Can I change the font of my email text?
This is a frequent question we get asked, and the answer is yes, but with restrictions.
These restrictions are not ones we set arbitrarily. Rather, they are based on how email itself works.
In a nutshell, we don't support loading of custom fonts in emails because most email providers will not support them.
This doesn't mean you don't have any customization options, but more on that below — first, it's important to understand how the loading of custom fonts works in the first place, and how that relates to email.
Computers are able to reference and load fonts in one of two ways:
1. From your own computer
NOTE: For the purposes of this article, 'computer' encompasses anything on which online content is displayed, including smartphones, tablets, etc.
If the font of the content you're viewing is already installed on your own computer, it makes things easy. Your computer will detect that you have it available locally, and call directly upon that installed font to display it.
The big caveat here is that you don't have any control over the custom fonts that your site visitors and/or email subscribers will have installed on their computers.
As a result, you always want to ensure that any custom font you're using on the web is also able to be referenced externally, so that you aren't dependent on the custom fonts that others happen to have installed.
2. From a web server
This is the case on most websites. When you visit a web page with a custom font imported, your computer is able to display that font by referencing it from the web server on which the font itself is hosted, whether or not you also have that font installed on your own device.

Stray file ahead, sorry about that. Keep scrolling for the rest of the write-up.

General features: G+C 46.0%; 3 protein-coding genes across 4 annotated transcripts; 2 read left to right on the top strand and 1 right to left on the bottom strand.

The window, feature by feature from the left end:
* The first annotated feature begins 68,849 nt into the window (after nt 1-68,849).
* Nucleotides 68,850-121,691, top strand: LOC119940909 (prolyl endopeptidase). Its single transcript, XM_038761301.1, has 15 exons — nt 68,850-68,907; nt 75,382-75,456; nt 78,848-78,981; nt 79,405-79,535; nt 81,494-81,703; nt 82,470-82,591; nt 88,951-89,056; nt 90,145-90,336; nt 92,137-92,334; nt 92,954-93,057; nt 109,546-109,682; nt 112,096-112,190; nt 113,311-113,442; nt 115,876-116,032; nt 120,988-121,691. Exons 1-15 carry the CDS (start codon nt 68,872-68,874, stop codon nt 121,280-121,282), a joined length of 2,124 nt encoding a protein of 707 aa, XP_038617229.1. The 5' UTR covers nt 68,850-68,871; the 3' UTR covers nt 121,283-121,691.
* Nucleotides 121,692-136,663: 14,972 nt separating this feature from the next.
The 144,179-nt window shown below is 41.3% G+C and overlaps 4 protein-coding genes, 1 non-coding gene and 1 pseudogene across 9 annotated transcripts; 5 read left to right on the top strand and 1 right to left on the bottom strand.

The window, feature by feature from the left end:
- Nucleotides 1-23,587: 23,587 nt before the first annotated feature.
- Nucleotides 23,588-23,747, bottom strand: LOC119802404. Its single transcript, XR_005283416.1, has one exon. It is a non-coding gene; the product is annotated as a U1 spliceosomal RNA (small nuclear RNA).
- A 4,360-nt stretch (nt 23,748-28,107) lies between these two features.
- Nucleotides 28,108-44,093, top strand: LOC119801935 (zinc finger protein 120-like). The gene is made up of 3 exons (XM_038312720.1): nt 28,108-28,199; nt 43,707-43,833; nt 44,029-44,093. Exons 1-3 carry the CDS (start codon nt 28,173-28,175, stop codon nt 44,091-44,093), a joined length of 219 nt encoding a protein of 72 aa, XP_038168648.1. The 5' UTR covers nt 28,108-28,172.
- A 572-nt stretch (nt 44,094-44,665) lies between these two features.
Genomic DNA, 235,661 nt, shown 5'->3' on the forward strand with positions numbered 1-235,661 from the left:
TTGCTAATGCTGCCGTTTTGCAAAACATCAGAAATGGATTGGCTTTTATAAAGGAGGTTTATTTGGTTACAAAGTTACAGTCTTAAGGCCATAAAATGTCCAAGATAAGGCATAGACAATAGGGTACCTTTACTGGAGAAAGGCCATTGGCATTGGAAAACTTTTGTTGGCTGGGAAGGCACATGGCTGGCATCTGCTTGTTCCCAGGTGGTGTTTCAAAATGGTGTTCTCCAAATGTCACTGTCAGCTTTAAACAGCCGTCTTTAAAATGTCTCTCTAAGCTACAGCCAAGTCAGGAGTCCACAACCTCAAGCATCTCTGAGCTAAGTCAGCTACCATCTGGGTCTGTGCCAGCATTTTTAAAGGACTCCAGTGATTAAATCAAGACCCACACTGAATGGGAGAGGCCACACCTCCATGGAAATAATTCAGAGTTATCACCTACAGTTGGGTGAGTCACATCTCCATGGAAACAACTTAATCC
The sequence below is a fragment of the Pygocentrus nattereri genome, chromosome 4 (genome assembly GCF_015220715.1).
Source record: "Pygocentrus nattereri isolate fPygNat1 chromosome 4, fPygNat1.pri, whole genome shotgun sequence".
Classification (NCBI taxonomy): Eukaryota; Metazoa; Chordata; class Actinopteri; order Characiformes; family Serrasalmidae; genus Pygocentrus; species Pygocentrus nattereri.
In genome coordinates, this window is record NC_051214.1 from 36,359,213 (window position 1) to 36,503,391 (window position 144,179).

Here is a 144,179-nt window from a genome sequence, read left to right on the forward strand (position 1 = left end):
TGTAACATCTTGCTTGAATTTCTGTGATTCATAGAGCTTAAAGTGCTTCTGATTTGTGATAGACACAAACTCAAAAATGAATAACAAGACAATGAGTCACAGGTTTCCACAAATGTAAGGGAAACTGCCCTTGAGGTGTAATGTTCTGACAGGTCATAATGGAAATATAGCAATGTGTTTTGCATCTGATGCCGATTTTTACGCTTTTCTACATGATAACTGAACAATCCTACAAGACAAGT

This allows for a consistent experience for your site visitors, and works great for websites!
This also works for our own form and landing page templates, since their content is ultimately displayed on web pages too. That is why you'll see more font options available for your forms and landing pages than you will for your emails.
The issue with email
Unfortunately, there isn't a way to import custom fonts into emails the same way that you can do so elsewhere on the web. As a result, most email providers don't support custom fonts — and, of course, the email provider your recipients use is another factor out of your control as sender.
As a result of this widely-known lack of support, and high level of unpredictability, we do not recommend (and unfortunately can't support) attempting to load custom fonts within emails.
So, what are my font options?
We've established why loading custom fonts isn't supported, but the good news is that there is a still selection of fonts that are safe to use for your emails!
The reason these fonts are 'safe' choices for email is because every computer, Mac or Windows, will have them installed by default.
Here's the list of web-safe font families:
Times New Roman
System font option
The first option in the dropdown of available fonts is 'system font'. When selected, the font that appears for the viewer of the email will depend on which device they open it on.
Every device has a system font to display messages and text, and with this option selected, your email will appear within your subscribers' system font.
☝️ For example, if a user opens the email on an iPhone it will appear differently than if they open it on a PC because both devices use different system fonts.
Essentially this is the safest option when selecting a font as it will be recognizable for the reader.
How to change the font in your emails
You can also set your emails' default font(s) at the email template level.
Visual email templates
You can select these fonts from the dropdown menus on the sidebar of our visual template editor, under the Text and Heading tabs of the right sidebar.
HTML email templates
You can set your email template's font family to one of the above web-safe font options via CSS code.
NOTE: Feel free to reference the source code of our default Modern and Classic templates for an example of how to set your HTML email template's font family via CSS.